United States Files Denaturalization Complaints in Florida, Connecticut and New Jersey Against Three Individuals Who Fraudulently Naturalized After Having Been Ordered Deported Under Different Identities
The United States today filed civil denaturalization complaints in federal court in the Middle District of Florida, District of Connecticut and District of New Jersey, against three individuals who allegedly obtained their naturalized U.S. citizenship by fraud, the U.S. Department of Justice and U.S. Citizenship and Immigration Services (USCIS) announced. Two Pakistan-born and one India-born individuals’ alleged frauds involved concealing their prior orders of exclusion and deportation under different identities than the identity under which they naturalized.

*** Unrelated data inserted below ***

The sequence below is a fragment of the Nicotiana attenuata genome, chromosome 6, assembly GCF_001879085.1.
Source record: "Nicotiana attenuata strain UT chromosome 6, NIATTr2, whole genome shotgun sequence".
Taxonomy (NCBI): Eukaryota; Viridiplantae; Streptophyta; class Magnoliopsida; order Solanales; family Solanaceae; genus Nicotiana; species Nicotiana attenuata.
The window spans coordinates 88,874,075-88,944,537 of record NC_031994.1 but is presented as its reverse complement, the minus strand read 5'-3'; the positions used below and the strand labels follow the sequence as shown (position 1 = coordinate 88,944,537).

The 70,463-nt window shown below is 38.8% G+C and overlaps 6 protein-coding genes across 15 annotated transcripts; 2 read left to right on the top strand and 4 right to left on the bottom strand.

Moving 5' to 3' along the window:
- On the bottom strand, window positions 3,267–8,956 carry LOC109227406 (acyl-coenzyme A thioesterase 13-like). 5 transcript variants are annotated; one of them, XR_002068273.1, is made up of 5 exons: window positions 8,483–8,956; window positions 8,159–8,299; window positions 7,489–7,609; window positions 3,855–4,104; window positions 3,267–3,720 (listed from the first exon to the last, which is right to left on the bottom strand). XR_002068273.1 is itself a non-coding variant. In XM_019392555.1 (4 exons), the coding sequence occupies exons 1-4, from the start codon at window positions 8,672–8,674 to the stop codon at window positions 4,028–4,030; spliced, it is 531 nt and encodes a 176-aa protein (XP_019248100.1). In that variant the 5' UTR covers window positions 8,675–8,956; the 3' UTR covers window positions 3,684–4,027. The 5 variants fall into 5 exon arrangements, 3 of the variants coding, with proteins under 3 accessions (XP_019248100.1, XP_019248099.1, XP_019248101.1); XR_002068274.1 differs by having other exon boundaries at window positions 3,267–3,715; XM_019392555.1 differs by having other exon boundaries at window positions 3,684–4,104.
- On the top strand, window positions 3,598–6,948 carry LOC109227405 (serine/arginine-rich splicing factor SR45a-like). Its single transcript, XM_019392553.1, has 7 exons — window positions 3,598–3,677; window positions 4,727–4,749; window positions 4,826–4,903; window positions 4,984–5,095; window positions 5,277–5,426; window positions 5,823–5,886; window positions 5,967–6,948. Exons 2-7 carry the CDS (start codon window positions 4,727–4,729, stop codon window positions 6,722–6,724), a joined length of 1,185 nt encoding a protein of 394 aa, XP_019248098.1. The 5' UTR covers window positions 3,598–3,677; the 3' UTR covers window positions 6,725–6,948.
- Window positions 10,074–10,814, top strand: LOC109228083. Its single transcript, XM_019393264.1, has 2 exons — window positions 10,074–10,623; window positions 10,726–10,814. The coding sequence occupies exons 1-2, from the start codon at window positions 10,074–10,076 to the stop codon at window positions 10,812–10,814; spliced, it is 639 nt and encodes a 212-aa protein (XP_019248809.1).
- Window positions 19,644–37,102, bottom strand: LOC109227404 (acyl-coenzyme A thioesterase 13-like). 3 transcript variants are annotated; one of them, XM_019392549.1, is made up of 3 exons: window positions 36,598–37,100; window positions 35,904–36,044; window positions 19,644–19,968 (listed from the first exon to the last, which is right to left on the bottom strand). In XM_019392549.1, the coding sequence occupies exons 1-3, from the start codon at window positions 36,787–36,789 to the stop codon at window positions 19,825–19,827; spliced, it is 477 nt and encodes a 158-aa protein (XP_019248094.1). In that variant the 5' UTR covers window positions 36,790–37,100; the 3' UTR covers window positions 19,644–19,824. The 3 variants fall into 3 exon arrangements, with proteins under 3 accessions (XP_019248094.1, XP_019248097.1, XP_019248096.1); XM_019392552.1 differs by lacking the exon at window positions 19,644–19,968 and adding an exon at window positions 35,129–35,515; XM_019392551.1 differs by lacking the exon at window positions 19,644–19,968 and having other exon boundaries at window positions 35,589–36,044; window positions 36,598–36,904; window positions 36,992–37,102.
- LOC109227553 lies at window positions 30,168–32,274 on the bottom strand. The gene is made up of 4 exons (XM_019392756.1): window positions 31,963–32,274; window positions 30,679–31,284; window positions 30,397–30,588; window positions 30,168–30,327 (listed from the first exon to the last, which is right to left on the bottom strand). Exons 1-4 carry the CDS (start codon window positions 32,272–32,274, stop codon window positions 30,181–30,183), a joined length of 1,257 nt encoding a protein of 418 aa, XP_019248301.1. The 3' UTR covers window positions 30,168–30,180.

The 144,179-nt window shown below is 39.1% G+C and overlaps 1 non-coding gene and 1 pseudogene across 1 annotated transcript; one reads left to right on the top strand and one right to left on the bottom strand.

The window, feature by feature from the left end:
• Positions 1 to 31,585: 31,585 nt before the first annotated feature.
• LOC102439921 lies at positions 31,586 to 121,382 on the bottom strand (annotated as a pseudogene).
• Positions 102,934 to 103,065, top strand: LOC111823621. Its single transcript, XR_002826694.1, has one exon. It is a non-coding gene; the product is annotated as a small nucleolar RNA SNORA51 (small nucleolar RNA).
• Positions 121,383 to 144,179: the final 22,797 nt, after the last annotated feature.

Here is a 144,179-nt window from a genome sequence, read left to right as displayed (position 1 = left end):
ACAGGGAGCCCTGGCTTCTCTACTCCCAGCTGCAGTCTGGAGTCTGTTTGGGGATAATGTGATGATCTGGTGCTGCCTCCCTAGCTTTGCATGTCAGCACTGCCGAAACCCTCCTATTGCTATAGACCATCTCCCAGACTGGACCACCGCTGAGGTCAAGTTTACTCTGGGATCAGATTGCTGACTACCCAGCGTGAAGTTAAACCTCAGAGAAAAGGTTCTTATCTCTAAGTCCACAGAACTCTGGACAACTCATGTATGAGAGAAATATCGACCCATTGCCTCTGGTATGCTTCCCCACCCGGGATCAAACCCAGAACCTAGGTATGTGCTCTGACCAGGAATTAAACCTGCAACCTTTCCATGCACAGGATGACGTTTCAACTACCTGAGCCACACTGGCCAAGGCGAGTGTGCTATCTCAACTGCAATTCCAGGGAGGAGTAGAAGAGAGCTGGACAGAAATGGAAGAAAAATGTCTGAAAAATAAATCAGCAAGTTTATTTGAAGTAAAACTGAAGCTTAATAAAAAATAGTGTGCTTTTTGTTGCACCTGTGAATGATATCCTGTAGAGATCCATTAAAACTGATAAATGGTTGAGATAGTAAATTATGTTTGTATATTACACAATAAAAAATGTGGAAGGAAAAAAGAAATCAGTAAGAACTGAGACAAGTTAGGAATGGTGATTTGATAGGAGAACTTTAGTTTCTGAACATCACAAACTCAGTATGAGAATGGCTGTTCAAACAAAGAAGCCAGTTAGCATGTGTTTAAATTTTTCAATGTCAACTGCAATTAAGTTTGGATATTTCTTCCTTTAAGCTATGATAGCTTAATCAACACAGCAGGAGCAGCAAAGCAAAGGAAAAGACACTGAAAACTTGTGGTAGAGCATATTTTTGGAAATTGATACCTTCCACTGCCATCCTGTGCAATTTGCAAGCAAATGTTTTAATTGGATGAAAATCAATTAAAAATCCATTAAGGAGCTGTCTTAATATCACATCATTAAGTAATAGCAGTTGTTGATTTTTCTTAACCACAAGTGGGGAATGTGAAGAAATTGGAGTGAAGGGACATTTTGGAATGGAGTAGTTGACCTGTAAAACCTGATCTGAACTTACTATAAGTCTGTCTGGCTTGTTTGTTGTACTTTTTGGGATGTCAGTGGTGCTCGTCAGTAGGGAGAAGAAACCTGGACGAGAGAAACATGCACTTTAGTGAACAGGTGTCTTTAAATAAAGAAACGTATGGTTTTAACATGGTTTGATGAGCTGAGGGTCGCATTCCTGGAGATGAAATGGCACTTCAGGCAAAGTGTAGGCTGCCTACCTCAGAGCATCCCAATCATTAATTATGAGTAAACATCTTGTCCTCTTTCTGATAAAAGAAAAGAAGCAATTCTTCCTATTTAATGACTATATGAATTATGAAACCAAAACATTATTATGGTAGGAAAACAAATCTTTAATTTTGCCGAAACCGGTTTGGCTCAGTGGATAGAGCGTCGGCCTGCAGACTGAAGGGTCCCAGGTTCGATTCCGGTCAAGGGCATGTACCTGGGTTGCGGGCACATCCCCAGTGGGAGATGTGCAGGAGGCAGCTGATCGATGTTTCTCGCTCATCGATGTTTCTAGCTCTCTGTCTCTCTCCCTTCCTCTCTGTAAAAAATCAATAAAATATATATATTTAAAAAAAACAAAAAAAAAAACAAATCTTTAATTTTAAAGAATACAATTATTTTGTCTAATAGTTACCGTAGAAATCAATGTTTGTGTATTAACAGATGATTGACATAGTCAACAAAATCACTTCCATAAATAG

“The Justice Department is committed to preserving the integrity of our nation’s immigration system, and in particular, the asylum and naturalization processes,” said Acting Assistant Attorney General Chad A. Readler of the Justice Department’s Civil Division. “The civil complaints charge that defendants in these cases exploited our immigration system and unlawfully secured the ultimate immigration benefit of naturalization. The filing of these cases sends a clear message to immigration fraudsters – if you break our immigration laws, we will prosecute you and denaturalize you.”